Last week I broke down the skating technique of a youth hockey player. If you missed that post, you can check it out here: Analyzing the Skating Stride
The main focus on that post was on identifying on-ice technique flaws, and following up with a few basic tips on how he could try to make improvements in his most lagging areas.
As I’ve written about in the past, the reality is that players adopt sub-optimal skating patterns for two reasons:
The first point is the one most coaches are familiar with. This simply needs they need more practice and more coaching. A lot of the tips I wrote about in the last post (See: Analyzing the Skating Stride) and this one (3 Keys to Developing Optimal Skating Technique) will make a huge impact here, but it still takes time and A LOT of practice.
The latter point boils down to identifying what, if any, physical barriers the individual player has that may be limiting their ability to get into and maintain an optimal skating position.
One of the things I’ve noticed from talking to so many parents at Endeavor is that the common assumption is that kids don’t have any joint restrictions that may prevent them from achieving desirable athletic positions. It’s true that most people tend to lose range of motion with age, but it’s dangerously misguided to think teenage kids are free of these limitations. In fact, a 2013 study from Marc Philippon‘s demonstrated that 37% of PeeWee (10-12 years old) hockey players already met the minimal diagnostic threshold for Femoroacetabular Impingement (FAI or “hip impingement”), a bony adaptation that will limit skating depth. In the midget age group, 93% had FAI, with bantams falling nicely in between (63%).
Demonstrations of the different types of FAI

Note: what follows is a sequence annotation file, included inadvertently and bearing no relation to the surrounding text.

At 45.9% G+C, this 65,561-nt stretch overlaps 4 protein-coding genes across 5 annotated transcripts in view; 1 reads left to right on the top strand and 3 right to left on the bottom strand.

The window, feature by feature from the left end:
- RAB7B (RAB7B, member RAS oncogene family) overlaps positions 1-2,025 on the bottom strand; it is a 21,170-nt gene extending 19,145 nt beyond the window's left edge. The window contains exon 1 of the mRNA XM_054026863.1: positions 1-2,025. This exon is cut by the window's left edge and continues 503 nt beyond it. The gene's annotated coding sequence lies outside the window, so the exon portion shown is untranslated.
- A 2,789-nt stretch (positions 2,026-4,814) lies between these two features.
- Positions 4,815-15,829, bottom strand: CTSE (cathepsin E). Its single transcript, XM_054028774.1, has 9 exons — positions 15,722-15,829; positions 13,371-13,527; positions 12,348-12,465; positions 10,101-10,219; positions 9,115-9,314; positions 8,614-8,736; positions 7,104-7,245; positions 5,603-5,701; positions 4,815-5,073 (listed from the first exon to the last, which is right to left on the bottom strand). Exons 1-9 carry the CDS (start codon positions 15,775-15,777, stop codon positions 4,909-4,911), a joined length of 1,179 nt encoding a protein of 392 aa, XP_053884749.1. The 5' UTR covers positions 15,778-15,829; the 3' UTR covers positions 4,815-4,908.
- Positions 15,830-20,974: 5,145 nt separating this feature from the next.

Having assessed hundreds of youth athletes over the years, I can attest that there are similarly startling limitations in ankle mobility in youth athletes of both genders across all sports. A lot of athletes also really struggle with thoracic (upper spine) rotation. Sometimes this is a mobility issue and sometimes it’s simply a stability or control issue, but either way, it means the athlete can’t consistently access it.
Rotation through the upper spine is crucial for skating and shooting. …Pretty sure this shot left a solid bruise on the center of goalie’s chest.
This is doing specific exercises to address these limitations is such an important part of the training process.
Tying in breathing into the Quadruped T-Spine Rotation exercise in the video above (See 6:30) can help unlock a lot of motion and control
I could teach a whole course on how off-ice limitations influence specific skating patterns and hockey performance in general, so it’s a difficult topic to address in a short article. That said, I’d refer you to these two posts to learn more.
A big take home from this discussion is that it’s important to have an assessment process to identify whether a player’s skating limitations are:
If you’re a training professional, keep your eyes open for an email from me later in the week as I have an awesome “Black Friday” sale coming up on my DVD Optimizing Movement.
If you’re a hockey player, parent, or coach, and interested in more information about optimal stride patterns and off-ice training strategies to maximize skating speed, check out Breakaway Hockey Speed.
To your success,
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“Kevin Neeld is one of the top 5-6 strength and conditioning coaches in the ice hockey world.”
– Mike Boyle, Head S&C Coach, US Women’s Olympic Team
“…if you want to be the best, Kevin is the one you have to train with”
– Brijesh Patel, Head S&C Coach, Quinnipiac University
Kevin has rapidly established himself as a leader in the field of physical preparation and sports science for ice hockey. He is currently the Head Performance Coach for the Boston Bruins, where he oversees all aspects of designing and implementing the team’s performance training program, as well as monitoring the players’ performance, workload and recovery. Prior to Boston, Kevin spent 2 years as an Assistant Strength and Conditioning Coach for the San Jose Sharks after serving as the Director of Performance at Endeavor Sports Performance in Pitman, NJ. He also spent 5 years as a Strength and Conditioning Coach with USA Hockey’s Women’s Olympic Hockey Team, and has been an invited speaker at conferences hosted by the NHL, NSCA, and USA Hockey.